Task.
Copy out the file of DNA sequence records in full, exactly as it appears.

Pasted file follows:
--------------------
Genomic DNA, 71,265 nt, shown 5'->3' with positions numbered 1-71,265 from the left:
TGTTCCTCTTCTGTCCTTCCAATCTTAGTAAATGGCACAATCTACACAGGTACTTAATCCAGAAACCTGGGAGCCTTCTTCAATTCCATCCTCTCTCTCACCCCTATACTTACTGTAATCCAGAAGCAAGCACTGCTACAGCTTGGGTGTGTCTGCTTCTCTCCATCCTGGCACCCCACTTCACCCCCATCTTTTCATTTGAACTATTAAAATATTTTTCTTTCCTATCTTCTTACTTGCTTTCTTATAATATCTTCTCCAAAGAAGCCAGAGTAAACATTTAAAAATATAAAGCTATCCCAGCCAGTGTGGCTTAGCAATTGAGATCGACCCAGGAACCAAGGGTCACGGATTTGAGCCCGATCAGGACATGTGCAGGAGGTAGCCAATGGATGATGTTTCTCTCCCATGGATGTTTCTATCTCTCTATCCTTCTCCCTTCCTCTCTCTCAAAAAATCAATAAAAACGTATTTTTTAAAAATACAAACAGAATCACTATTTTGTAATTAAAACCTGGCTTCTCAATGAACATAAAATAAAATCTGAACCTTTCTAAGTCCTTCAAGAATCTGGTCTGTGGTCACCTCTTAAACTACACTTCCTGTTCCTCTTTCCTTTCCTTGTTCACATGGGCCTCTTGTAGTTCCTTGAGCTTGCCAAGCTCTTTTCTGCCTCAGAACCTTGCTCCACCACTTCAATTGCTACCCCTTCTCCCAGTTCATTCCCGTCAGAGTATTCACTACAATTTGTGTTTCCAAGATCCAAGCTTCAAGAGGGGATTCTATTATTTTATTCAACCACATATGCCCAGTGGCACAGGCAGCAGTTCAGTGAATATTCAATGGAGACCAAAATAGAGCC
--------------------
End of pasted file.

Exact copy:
Genomic DNA, 71,265 nt, shown 5'->3' with positions numbered 1-71,265 from the left:
TGTTCCTCTTCTGTCCTTCCAATCTTAGTAAATGGCACAATCTACACAGGTACTTAATCCAGAAACCTGGGAGCCTTCTTCAATTCCATCCTCTCTCTCACCCCTATACTTACTGTAATCCAGAAGCAAGCACTGCTACAGCTTGGGTGTGTCTGCTTCTCTCCATCCTGGCACCCCACTTCACCCCCATCTTTTCATTTGAACTATTAAAATATTTTTCTTTCCTATCTTCTTACTTGCTTTCTTATAATATCTTCTCCAAAGAAGCCAGAGTAAACATTTAAAAATATAAAGCTATCCCAGCCAGTGTGGCTTAGCAATTGAGATCGACCCAGGAACCAAGGGTCACGGATTTGAGCCCGATCAGGACATGTGCAGGAGGTAGCCAATGGATGATGTTTCTCTCCCATGGATGTTTCTATCTCTCTATCCTTCTCCCTTCCTCTCTCTCAAAAAATCAATAAAAACGTATTTTTTAAAAATACAAACAGAATCACTATTTTGTAATTAAAACCTGGCTTCTCAATGAACATAAAATAAAATCTGAACCTTTCTAAGTCCTTCAAGAATCTGGTCTGTGGTCACCTCTTAAACTACACTTCCTGTTCCTCTTTCCTTTCCTTGTTCACATGGGCCTCTTGTAGTTCCTTGAGCTTGCCAAGCTCTTTTCTGCCTCAGAACCTTGCTCCACCACTTCAATTGCTACCCCTTCTCCCAGTTCATTCCCGTCAGAGTATTCACTACAATTTGTGTTTCCAAGATCCAAGCTTCAAGAGGGGATTCTATTATTTTATTCAACCACATATGCCCAGTGGCACAGGCAGCAGTTCAGTGAATATTCAATGGAGACCAAAATAGAGCC